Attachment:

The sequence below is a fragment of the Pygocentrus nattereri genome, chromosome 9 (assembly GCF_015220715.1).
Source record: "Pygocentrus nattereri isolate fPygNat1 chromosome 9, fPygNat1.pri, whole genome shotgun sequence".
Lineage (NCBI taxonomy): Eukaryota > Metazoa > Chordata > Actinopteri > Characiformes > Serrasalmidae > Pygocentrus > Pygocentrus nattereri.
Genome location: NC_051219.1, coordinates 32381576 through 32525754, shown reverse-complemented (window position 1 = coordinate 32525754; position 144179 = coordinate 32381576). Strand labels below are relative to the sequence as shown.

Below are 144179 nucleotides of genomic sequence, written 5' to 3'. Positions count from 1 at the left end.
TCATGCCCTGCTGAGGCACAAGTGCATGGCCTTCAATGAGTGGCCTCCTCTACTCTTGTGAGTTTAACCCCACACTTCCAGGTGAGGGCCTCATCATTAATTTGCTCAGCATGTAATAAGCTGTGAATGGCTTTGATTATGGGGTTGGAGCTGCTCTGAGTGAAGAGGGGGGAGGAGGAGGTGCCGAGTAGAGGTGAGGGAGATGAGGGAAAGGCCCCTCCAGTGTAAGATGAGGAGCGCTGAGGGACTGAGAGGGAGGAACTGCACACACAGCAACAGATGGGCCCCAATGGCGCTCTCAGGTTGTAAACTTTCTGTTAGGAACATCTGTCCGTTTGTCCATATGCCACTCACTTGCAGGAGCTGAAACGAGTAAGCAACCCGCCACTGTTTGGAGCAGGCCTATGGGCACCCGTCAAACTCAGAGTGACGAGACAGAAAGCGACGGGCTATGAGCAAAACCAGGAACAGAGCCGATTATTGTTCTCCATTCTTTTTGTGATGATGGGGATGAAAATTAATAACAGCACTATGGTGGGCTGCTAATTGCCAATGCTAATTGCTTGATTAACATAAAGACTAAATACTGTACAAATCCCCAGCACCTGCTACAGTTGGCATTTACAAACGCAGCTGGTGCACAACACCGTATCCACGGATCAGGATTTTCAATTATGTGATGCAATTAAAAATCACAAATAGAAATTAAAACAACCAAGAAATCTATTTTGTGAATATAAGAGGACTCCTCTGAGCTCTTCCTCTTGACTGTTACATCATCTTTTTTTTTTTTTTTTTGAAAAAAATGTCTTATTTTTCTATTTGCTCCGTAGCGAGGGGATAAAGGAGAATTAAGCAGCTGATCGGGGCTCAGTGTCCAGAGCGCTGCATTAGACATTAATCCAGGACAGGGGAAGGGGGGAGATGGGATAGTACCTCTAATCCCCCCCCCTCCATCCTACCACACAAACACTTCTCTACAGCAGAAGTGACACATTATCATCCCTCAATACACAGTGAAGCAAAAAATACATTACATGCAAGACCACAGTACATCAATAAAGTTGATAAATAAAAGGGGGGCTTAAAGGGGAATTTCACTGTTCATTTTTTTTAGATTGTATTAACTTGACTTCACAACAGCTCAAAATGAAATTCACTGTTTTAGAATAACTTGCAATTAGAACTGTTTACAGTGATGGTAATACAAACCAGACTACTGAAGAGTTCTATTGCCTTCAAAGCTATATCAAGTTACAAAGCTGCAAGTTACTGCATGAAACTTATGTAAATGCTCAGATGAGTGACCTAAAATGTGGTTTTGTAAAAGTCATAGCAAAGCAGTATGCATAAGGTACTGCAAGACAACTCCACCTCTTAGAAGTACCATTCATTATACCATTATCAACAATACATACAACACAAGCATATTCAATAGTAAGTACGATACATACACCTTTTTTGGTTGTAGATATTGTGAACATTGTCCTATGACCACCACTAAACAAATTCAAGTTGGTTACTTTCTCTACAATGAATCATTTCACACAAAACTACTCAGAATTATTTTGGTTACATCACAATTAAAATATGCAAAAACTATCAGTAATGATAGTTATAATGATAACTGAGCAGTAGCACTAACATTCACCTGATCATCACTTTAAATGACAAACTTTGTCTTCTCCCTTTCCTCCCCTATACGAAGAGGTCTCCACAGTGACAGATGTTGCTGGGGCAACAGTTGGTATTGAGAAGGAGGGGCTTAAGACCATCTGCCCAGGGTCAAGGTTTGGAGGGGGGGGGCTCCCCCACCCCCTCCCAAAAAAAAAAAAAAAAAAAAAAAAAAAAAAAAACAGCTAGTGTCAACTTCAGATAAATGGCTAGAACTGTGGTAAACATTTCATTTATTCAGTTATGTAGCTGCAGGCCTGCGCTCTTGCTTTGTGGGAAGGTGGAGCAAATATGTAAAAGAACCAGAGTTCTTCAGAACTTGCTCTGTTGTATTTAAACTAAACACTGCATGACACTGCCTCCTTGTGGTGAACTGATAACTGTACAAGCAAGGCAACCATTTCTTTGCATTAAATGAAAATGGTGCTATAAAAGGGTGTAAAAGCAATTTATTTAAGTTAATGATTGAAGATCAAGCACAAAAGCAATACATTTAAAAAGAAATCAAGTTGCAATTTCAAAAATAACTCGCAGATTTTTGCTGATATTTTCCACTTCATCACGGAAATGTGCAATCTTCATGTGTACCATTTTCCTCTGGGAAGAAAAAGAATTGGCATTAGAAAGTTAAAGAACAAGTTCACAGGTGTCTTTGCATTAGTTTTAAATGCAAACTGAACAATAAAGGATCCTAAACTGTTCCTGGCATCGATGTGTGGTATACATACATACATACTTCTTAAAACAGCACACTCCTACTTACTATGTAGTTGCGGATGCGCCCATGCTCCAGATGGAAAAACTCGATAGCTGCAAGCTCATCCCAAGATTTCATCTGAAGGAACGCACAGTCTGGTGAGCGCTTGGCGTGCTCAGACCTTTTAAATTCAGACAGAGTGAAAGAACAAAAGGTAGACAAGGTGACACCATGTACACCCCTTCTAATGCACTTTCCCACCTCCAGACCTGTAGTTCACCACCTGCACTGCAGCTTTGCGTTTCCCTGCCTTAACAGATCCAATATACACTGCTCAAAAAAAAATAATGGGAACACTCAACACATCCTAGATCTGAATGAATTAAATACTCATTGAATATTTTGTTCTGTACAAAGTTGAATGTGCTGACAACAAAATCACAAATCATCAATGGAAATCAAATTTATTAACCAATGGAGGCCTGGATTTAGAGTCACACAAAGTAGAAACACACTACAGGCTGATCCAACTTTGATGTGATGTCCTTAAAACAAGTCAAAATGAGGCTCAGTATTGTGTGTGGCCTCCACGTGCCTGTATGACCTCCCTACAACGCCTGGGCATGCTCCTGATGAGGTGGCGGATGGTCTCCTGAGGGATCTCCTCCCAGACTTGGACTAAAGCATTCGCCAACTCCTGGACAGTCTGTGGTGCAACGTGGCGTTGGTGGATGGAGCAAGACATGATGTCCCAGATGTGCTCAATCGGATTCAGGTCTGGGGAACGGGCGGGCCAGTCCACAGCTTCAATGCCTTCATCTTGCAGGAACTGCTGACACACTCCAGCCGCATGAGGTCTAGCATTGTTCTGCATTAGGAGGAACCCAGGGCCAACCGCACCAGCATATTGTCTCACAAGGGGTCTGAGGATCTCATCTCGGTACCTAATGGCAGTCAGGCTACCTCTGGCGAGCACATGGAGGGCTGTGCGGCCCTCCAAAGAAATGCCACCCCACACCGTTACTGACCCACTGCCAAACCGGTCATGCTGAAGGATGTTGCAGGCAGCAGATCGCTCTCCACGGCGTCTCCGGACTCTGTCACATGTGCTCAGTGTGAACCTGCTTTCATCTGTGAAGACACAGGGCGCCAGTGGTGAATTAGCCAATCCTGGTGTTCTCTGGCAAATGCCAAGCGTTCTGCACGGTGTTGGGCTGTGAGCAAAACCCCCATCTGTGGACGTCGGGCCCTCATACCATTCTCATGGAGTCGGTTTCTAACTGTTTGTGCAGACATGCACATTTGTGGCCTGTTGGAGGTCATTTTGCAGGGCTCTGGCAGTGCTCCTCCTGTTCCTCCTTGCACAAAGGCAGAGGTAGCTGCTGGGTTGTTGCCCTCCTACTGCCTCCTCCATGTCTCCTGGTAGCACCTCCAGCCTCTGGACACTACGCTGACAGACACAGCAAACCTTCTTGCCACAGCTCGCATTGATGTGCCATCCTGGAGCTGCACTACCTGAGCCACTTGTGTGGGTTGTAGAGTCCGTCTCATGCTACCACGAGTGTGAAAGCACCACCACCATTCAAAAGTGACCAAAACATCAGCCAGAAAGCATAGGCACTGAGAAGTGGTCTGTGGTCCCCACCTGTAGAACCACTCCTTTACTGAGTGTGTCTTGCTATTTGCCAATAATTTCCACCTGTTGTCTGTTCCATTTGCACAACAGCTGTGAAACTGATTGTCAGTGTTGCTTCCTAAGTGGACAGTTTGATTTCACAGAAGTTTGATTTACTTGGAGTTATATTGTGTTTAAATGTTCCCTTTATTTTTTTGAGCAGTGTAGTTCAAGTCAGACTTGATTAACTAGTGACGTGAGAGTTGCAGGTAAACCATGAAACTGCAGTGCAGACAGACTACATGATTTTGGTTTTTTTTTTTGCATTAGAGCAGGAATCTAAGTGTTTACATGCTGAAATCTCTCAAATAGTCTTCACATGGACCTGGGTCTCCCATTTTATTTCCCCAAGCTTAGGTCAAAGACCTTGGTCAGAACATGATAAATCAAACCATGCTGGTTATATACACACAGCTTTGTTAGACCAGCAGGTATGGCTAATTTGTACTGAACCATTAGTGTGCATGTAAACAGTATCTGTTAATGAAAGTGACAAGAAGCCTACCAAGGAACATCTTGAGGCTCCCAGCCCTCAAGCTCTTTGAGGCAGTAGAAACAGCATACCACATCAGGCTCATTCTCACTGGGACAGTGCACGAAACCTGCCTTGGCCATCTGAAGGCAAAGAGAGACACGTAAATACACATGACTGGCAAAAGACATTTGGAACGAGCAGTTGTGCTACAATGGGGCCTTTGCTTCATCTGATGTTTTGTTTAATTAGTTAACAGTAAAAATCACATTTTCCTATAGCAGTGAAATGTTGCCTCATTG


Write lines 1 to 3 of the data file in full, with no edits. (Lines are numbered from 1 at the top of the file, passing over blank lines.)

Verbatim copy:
The sequence below is a fragment of the Pygocentrus nattereri genome, chromosome 9 (assembly GCF_015220715.1).
Source record: "Pygocentrus nattereri isolate fPygNat1 chromosome 9, fPygNat1.pri, whole genome shotgun sequence".
Lineage (NCBI taxonomy): Eukaryota > Metazoa > Chordata > Actinopteri > Characiformes > Serrasalmidae > Pygocentrus > Pygocentrus nattereri.